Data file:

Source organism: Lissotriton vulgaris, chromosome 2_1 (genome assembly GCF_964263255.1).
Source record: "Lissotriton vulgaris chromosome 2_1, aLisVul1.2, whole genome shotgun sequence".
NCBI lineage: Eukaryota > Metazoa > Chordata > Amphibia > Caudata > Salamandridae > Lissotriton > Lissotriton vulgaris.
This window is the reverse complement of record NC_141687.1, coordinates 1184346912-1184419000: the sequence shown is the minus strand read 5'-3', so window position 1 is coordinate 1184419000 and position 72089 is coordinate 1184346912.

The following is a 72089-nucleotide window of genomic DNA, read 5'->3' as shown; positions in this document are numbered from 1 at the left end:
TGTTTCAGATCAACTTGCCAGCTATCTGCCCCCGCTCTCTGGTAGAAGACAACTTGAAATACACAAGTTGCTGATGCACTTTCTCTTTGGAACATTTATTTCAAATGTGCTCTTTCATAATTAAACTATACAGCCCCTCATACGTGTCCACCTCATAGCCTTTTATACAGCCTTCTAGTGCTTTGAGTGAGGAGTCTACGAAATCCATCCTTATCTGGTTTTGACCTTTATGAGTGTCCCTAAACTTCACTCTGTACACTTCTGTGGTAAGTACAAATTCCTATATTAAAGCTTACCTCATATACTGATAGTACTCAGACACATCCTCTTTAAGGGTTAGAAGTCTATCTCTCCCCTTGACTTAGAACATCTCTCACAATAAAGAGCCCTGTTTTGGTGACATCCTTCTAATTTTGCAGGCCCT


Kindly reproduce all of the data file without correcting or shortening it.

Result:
Source organism: Lissotriton vulgaris, chromosome 2_1 (genome assembly GCF_964263255.1).
Source record: "Lissotriton vulgaris chromosome 2_1, aLisVul1.2, whole genome shotgun sequence".
NCBI lineage: Eukaryota > Metazoa > Chordata > Amphibia > Caudata > Salamandridae > Lissotriton > Lissotriton vulgaris.
This window is the reverse complement of record NC_141687.1, coordinates 1184346912-1184419000: the sequence shown is the minus strand read 5'-3', so window position 1 is coordinate 1184419000 and position 72089 is coordinate 1184346912.

The following is a 72089-nucleotide window of genomic DNA, read 5'->3' as shown; positions in this document are numbered from 1 at the left end:
TGTTTCAGATCAACTTGCCAGCTATCTGCCCCCGCTCTCTGGTAGAAGACAACTTGAAATACACAAGTTGCTGATGCACTTTCTCTTTGGAACATTTATTTCAAATGTGCTCTTTCATAATTAAACTATACAGCCCCTCATACGTGTCCACCTCATAGCCTTTTATACAGCCTTCTAGTGCTTTGAGTGAGGAGTCTACGAAATCCATCCTTATCTGGTTTTGACCTTTATGAGTGTCCCTAAACTTCACTCTGTACACTTCTGTGGTAAGTACAAATTCCTATATTAAAGCTTACCTCATATACTGATAGTACTCAGACACATCCTCTTTAAGGGTTAGAAGTCTATCTCTCCCCTTGACTTAGAACATCTCTCACAATAAAGAGCCCTGTTTTGGTGACATCCTTCTAATTTTGCAGGCCCT